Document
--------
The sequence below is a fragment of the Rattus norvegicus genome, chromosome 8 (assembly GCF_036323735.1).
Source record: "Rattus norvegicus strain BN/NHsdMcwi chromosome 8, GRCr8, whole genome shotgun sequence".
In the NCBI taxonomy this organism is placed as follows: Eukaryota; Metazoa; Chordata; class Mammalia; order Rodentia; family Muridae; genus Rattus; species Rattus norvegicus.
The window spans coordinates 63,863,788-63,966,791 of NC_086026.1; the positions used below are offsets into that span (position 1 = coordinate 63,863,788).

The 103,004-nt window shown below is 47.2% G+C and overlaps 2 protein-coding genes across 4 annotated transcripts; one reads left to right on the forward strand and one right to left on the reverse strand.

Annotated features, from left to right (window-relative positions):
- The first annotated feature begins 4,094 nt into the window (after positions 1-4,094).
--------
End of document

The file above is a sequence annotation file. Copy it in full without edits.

The sequence below is a fragment of the Rattus norvegicus genome, chromosome 8 (assembly GCF_036323735.1).
Source record: "Rattus norvegicus strain BN/NHsdMcwi chromosome 8, GRCr8, whole genome shotgun sequence".
In the NCBI taxonomy this organism is placed as follows: Eukaryota; Metazoa; Chordata; class Mammalia; order Rodentia; family Muridae; genus Rattus; species Rattus norvegicus.
The window spans coordinates 63,863,788-63,966,791 of NC_086026.1; the positions used below are offsets into that span (position 1 = coordinate 63,863,788).

The 103,004-nt window shown below is 47.2% G+C and overlaps 2 protein-coding genes across 4 annotated transcripts; one reads left to right on the forward strand and one right to left on the reverse strand.

Annotated features, from left to right (window-relative positions):
- The first annotated feature begins 4,094 nt into the window (after positions 1-4,094).